On Monday, January 30, 2012, a federal court judge issued a preliminary ruling that tentatively favors blocking California from moving forward with a 10 percent cut to the Medi-cal reimbursement rate.
The California Medical Association (CMA), California Dental Association (CDA), California Pharmacists Association (CPhA), National Association of Chain Drug Stores, National Community Pharmacists Association, AIDS Healthcare Foundation, American Medical Response and the California Association of Medical Product Suppliers filed the lawsuit against the U.S. Department of Health and Human Services and the California Department of Health Care Services in November 2011. The organizations believed that if the cuts went through, access to care for Medi-Cal patients would be eroded or cut off completely.
CMA President James T. Hay, M.D., applauded the court’s ruling: “The state’s repeated attempt to slash Medi-Cal reimbursement rates is a short-sighted solution that balances the budget on the backs of the poorest and most vulnerable Californians. Rather, we need to be addressing long-term solutions relative to the cost of health care. Access to care is crucial for prevention and treatment; the court’s tentative decision today to block the Medi-Cal cuts means that those patients will still have access to health care.”
Last spring, the California Legislature passed and Governor Jerry Brown signed Assembly Bill 97, which included the 10 percent reimbursement rate cut for physicians, hospitals, dentists, pharmacists and other Medi-Cal providers. Federal approval was required before the state could implement its proposed cuts.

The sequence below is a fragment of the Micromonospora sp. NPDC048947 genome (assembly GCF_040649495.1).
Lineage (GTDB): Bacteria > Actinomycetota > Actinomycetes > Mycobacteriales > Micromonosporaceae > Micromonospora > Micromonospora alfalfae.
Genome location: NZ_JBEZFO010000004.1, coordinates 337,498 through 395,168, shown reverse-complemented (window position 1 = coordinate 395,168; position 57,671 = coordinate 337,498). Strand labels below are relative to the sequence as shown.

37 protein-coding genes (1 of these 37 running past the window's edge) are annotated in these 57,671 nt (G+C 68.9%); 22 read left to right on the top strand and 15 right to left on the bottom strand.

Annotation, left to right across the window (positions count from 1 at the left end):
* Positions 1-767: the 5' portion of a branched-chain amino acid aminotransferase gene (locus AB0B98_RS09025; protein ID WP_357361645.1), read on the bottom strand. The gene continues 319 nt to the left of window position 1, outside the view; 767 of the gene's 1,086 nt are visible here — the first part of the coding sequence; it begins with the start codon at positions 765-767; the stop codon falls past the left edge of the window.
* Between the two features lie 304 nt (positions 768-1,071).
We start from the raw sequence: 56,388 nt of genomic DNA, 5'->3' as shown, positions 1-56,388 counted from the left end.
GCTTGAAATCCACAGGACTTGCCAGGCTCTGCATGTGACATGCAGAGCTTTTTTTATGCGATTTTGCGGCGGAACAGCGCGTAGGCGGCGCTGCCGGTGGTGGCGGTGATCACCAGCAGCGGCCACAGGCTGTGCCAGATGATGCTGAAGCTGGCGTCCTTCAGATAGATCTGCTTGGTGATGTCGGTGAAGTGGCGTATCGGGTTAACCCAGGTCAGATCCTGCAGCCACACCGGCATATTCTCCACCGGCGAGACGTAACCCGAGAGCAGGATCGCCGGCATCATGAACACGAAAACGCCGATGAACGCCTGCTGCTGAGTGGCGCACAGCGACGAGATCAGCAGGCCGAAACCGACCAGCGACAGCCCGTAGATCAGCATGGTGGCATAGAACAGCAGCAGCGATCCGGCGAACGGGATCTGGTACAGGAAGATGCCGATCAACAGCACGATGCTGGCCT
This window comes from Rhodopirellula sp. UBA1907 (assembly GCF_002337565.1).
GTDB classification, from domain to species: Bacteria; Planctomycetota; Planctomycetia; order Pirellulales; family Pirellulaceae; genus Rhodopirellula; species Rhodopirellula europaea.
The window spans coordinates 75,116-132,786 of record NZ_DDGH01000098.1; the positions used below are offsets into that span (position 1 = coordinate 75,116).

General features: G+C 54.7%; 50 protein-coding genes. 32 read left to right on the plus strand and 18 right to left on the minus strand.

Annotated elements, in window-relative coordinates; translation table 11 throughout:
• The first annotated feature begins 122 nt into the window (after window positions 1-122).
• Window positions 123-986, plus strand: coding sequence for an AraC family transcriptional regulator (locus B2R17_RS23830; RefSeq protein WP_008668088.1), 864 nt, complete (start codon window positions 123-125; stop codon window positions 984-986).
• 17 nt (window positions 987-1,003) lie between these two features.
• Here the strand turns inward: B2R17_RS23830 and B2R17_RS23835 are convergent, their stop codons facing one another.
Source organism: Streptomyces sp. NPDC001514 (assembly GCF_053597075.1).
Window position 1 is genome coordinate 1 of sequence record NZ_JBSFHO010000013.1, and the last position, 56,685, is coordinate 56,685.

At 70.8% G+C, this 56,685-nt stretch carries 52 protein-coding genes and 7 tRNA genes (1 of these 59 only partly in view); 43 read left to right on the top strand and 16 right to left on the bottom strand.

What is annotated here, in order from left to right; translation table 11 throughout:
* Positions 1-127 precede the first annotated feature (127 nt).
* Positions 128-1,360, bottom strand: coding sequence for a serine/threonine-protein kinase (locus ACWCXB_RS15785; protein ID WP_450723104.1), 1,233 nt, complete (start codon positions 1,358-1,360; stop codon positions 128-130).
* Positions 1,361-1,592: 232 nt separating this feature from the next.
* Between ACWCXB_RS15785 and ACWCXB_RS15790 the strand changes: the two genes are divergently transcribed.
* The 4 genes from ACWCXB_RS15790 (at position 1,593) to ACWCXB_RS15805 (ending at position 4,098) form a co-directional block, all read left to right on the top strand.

The Centers for Medicare & Medicaid Services (CMS) gave its approval for the cuts in December 2011. CMA believes that the information supplied by the state to CMS did not measure whether and how patients' access to care would be impacted or otherwise take into consideration, as required by law, the costs to provide the care.
Because California’s Medi-Cal rates are already extremely low and many prescription medications are reimbursed at breakeven rates, many providers cannot afford to participate. Kaiser State Health Facts lists California as the lowest reimbursed state in the nation.
U.S. District Court Judge Christina Snyder issued a 25-page tentative order, wherein she favored the plaintiffs’ request for a preliminary injunction. A final order, if consistent with her tentative ruling, will enjoin the cuts and is expected in the near future.
CMA, CPhA and CDA successfully sued in the past to enjoin prior Medi-Cal cuts and expect to once again demonstrate that federal law, which ensures that Medi-Cal patients have equal access to health care, was not followed.
Contact: Michelle Rubalcava, (916) 551-2543 or email@example.com.